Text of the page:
Actually, numerous dams, reservoirs and groundwater banks have been built in recent years, amounting to 6,200,00 acre-feet of water since 1990, according to data compiled by Spreck Rosecrans, a economic analyst for Environmental Defense. Some of the surface storage reservoirs constructed during this period include:

• San Justo Reservoir in Hollister
• Los Vaqueros Reservoir (100,000 acre feet of water) in Livermore
• The Metropolitan Water District’s massive Diamond Valley Reservoir (800,000 acre feet of water) in Southern California

However, virtually all of the economically and environmentally feasible dam sites in California have been already been used. The two dams that Schwarzenegger and his allies are proposing, Sites Dam in the Sacramento Valley and Temperance Dam on the San Joaquin River, are not considered to be economically feasible for the amount of additional water storage they would provide.

After I exposed this Big Lie and other reporters began to research the facts, the Governor stopped using this lie in his press conferences and press releases. He then moved on to Big Lie #2: A Catastrophic Drought.

Big Lie #2: A Catastrophic Drought

“This drought is an urgent reminder of the immediate need to upgrade California’s water infrastructure,” said Arnold Schwarzenegger in June 2008, using the “drought” as an opportunity to push the canal and dams proposal. “There is no more time to waste because nothing is more vital to protect our economy, our environment and our quality-of-life.”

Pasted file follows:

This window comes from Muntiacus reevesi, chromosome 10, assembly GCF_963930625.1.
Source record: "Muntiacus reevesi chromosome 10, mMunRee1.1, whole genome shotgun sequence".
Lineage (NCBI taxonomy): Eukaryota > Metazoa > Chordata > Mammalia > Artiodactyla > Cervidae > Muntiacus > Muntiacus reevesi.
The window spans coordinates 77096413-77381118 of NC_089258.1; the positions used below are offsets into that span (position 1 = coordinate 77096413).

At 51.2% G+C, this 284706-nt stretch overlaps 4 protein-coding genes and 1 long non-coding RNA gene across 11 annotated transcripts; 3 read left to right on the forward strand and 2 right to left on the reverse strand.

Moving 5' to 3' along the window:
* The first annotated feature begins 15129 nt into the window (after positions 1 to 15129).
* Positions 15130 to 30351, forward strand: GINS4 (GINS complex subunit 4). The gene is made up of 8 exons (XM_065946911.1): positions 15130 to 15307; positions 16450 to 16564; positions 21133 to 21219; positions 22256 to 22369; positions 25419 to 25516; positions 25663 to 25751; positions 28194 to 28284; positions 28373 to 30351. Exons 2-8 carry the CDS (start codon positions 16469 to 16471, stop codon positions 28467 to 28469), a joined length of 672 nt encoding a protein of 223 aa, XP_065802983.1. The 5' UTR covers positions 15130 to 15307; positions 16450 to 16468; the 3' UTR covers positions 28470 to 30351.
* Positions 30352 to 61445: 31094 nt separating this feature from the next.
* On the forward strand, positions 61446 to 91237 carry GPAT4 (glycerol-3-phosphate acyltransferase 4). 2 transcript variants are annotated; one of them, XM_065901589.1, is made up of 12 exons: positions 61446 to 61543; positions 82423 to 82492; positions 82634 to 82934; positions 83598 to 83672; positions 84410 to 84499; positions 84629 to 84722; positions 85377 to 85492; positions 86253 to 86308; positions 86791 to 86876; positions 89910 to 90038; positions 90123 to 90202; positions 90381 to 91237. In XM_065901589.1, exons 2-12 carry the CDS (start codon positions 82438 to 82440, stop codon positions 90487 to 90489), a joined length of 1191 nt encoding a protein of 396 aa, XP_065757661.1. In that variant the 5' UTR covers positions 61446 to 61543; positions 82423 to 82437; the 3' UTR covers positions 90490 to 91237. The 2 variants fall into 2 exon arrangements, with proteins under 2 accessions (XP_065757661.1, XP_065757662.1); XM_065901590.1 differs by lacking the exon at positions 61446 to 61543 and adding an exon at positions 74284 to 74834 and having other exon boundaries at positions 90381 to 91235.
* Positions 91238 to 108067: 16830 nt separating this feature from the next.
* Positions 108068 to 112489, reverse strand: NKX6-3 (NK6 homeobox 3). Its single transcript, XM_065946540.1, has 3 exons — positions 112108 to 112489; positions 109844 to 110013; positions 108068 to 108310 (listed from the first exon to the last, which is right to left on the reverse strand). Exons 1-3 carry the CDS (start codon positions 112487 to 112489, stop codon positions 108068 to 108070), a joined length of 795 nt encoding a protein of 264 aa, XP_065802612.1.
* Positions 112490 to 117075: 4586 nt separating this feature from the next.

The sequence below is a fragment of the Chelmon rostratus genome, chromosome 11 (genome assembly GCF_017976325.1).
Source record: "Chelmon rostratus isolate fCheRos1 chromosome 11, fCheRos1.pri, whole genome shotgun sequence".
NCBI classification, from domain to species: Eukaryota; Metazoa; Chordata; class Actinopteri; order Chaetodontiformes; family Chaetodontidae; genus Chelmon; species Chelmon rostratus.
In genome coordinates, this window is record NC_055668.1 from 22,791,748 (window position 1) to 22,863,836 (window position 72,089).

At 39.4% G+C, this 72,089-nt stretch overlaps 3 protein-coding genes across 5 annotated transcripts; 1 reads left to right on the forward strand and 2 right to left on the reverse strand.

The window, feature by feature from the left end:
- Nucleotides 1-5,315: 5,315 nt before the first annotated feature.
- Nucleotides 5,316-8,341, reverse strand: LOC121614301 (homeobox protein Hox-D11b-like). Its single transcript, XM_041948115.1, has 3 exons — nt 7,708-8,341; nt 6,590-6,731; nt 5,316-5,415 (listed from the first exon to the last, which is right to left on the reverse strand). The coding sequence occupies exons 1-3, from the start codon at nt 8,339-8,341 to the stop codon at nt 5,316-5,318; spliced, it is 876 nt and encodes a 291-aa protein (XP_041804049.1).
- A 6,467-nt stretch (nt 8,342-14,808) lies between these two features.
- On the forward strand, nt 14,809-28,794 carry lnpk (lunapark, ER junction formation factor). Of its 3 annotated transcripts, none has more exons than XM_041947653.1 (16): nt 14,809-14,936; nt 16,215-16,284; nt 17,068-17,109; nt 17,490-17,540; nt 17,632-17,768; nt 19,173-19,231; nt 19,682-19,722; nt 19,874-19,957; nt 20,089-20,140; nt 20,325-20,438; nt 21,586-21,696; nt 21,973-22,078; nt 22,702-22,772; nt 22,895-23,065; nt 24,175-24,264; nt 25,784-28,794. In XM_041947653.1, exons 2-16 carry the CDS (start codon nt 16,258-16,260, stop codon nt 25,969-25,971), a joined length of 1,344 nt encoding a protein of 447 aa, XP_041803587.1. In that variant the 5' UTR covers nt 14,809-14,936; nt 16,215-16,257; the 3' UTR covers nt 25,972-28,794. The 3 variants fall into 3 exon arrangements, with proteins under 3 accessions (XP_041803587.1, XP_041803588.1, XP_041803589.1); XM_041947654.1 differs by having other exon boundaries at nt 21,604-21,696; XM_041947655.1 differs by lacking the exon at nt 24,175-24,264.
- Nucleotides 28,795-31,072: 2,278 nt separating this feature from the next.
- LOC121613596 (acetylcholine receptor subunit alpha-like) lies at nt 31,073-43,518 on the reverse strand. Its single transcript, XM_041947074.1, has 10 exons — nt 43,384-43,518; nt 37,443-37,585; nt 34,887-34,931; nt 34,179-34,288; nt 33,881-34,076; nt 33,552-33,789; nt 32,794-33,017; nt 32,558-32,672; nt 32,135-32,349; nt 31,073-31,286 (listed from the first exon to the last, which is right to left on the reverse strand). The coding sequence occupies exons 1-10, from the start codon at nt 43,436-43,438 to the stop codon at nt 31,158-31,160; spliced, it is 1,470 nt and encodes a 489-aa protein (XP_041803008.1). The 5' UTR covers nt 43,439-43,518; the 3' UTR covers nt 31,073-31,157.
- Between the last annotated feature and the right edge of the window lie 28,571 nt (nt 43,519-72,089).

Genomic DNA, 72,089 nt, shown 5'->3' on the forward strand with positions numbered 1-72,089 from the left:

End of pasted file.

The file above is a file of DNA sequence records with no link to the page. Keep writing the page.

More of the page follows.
The Governor again declared a drought this year, even though 2099 and the past couple of years have been by no means critically dry years. “This drought is having a devastating impact on our people, our communities, our economy and our environment, making today’s action absolutely necessary,” Schwarzenegger said in his statement declaring a drought emergency in February 2009.

In fact, information compiled by the California Department of Water Resources (DWR) reveals that in 2009 water supply in most parts of the Valley will be in excess of 80% of average. Water storage in the state’s reservoirs was at 72% of normal on March 1, but had risen to about 83% of normal by June 30. State reservoir water levels are only about 16% below normal, according to Elissa Lynn, DWR senior meteorologist.

Meanwhile, the American River Division contractors will be delivered 100 percent of their water. North of the Delta contractors who receive their supply from the Sacramento River will receive 75 percent of historic deliveries. Friant Division contractors in the San Joaquin Valley will receive 100 percent of their water.